Smoke on the Mountain

One of the many fun things my friend and I did on a recent trip to the Hendersonville and Flat Rock areas was see Smoke on the Mountain at the Flat Rock Playhouse. Let me amend that sentence  to “see and hear Smoke on the Mountain” because the musical was truly a rich sensory experience from the moment the preacher walked out on stage to the closing number when the cast regaled us with “When the Roll is Called Up Yonder.” 

The singing, signing (by June), and plot were all riveting. And yes, that’s a strong word…but a well-deserved one. The antics and actions of the cast kept me engaged the entire time (nearly two hours), and if I ever felt myself sort of relaxing into the performance, WHAM, something happened to make me sit up straight…and usually laugh. And sometimes clap or shake my head with incredulity. What just happened? I asked myself when the teenagers were whisked off the stage for a dressing down by the preacher and the “prodigal son” uncle went out the back door uttering a profanity. And all the scriptural citations were amazing…and sometimes they contradicted another one. Imagine that.

But here’s what I liked the best—the stories. The musical is about a family, the Sanders, who perform at a Baptist church in the mountains one Saturday night in 1938. At some time during the performance, each person gets to take center stage and tell a story or two. 

  • We learn that one of the twins, Dennis, doesn’t really want to be a minister after all. That might be his mother’s aspiration for him, though. In fact, she wrote his mini-sermon for the event, a fact he tosses out to the congregation. 
  • His twin sister, Denise, escaped all the way to Charlotte on a bus and tried out for a part in Gone with the Wind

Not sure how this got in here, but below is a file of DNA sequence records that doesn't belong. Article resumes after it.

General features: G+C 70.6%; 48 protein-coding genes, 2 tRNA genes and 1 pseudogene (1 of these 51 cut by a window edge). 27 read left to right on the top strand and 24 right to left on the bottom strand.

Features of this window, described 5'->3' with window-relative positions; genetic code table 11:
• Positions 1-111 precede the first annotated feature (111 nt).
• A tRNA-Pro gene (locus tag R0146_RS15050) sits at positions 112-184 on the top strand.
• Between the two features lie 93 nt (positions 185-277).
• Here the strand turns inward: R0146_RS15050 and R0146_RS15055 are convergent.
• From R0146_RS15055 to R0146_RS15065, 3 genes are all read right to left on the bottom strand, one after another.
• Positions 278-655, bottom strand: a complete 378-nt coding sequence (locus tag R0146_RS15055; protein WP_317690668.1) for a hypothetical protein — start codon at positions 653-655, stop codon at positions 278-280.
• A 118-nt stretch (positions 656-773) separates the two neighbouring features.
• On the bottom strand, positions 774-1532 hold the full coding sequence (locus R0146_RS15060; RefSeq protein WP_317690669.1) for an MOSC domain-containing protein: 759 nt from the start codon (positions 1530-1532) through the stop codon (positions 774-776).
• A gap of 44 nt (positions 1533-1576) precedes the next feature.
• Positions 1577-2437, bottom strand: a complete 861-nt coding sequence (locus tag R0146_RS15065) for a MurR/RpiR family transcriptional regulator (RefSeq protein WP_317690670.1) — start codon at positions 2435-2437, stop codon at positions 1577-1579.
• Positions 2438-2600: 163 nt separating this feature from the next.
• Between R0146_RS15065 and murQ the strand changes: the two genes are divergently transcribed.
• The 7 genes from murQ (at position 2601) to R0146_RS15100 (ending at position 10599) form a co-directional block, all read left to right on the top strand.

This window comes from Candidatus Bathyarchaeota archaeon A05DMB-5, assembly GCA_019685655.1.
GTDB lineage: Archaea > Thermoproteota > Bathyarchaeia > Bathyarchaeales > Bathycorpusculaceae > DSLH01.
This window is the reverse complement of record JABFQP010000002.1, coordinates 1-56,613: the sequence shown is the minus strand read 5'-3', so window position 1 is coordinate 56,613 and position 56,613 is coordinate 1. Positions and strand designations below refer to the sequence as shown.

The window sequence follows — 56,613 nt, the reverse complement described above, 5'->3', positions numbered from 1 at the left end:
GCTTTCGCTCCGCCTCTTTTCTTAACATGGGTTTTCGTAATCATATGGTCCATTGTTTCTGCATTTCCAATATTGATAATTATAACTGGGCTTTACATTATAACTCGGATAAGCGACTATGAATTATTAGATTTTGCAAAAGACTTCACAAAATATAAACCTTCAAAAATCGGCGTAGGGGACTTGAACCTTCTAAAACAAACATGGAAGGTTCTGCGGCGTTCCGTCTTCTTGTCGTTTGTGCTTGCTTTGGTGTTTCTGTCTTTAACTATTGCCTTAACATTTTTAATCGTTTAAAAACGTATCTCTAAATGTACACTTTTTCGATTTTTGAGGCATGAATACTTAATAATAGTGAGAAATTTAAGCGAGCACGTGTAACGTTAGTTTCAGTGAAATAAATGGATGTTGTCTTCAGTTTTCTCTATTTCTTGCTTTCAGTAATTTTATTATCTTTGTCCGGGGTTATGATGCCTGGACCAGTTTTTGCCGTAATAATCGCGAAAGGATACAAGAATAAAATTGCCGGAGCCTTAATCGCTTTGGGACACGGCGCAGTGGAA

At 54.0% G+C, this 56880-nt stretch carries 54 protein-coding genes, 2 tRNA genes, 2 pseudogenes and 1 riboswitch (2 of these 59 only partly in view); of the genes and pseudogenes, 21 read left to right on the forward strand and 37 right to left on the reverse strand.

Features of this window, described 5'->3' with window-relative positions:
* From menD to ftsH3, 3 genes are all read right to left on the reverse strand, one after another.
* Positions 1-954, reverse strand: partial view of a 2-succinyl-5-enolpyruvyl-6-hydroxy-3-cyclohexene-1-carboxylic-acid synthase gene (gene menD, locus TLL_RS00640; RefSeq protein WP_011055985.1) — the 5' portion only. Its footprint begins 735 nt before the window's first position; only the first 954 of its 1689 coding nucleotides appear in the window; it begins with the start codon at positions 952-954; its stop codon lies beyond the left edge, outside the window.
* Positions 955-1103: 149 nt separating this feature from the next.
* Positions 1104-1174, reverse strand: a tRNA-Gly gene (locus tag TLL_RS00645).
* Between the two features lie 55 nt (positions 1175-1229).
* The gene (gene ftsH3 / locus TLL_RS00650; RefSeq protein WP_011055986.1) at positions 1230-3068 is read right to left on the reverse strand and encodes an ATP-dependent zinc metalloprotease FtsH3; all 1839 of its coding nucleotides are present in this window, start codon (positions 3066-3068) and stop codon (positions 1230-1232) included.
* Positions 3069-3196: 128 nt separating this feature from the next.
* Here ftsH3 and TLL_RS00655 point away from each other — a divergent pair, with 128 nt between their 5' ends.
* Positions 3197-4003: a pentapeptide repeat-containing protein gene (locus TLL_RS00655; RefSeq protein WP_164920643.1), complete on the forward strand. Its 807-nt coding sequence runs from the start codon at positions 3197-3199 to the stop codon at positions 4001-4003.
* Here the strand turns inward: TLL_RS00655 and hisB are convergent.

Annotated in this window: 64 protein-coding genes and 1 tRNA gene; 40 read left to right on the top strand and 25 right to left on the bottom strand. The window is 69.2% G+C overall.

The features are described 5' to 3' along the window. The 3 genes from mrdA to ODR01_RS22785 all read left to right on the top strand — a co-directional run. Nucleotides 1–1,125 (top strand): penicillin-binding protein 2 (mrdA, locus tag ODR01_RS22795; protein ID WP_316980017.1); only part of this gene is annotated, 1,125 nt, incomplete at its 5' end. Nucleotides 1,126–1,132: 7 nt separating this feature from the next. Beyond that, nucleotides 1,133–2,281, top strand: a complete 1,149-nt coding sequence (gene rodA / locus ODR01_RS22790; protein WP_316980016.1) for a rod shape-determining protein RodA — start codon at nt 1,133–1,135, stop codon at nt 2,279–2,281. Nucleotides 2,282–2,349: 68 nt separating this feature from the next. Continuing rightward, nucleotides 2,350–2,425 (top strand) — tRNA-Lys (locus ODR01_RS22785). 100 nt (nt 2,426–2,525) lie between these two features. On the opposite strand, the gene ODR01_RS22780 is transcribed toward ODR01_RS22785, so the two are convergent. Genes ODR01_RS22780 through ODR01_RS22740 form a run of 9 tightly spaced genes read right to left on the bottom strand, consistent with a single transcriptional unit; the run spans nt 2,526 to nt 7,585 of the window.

• June, the youngest sister who doesn’t get to sing, fired off two or three tales in rapid succession. 
  • Uncle Stanley shared a memory of a big, burly, gruff man who worked with him on the chain gang. Apparently, the prodigal served time in the penitentiary before returning to the bosom of his family. And that big burly man Stanley spoke of? Everyone knew to keep their distance from him…except for a sweet little girl who walked right over and got on his lap. She reached her small arms around his neck and gave him a hug. He cried at her tender gesture and confessed that he hadn’t been hugged since he was twelve years old. 

Other cast members share their stories, too. I’ve already given away too much of the plot. But not really. I’d see and hear it again in a heartbeat. Unfortunately, the company left Flat Rock for the next destination, so even if I see it again, it won’t be in that magical location in the North Carolina Mountains.

Their stories are our stories, stories all humans can relate to. Who hasn’t wanted to have a little adventure away from home or been moved by the touch of a child? Who hasn’t chafed under the dominance of a parent, fallen on hard times, or wanted to push the blue button that makes things happen (like June)? 

What I’m saying is that the music was phenomenal—both the voices of the cast and the sounds of the instruments. Beginning with Reverend Oglethorpe who walks on stage and plunks out a few notes of “Rock of Ages,” each performer was likable; we’ve all known friends or family like each of them. But again, what really cinched the deal for me were the stories. 

See Smoke on the Mountain if you get the chance. In the meantime, tell your stories. Chances are good that someone needs to hear them.

About jayne bowers

*married with children, stepchildren, grandchildren, in-laws, ex-laws, and a host of other family members and fabulous friends *semi-retired psychology instructor at two community colleges *writer
This entry was posted in stories, story telling, Uncategorized, words and tagged , , , . Bookmark the permalink.

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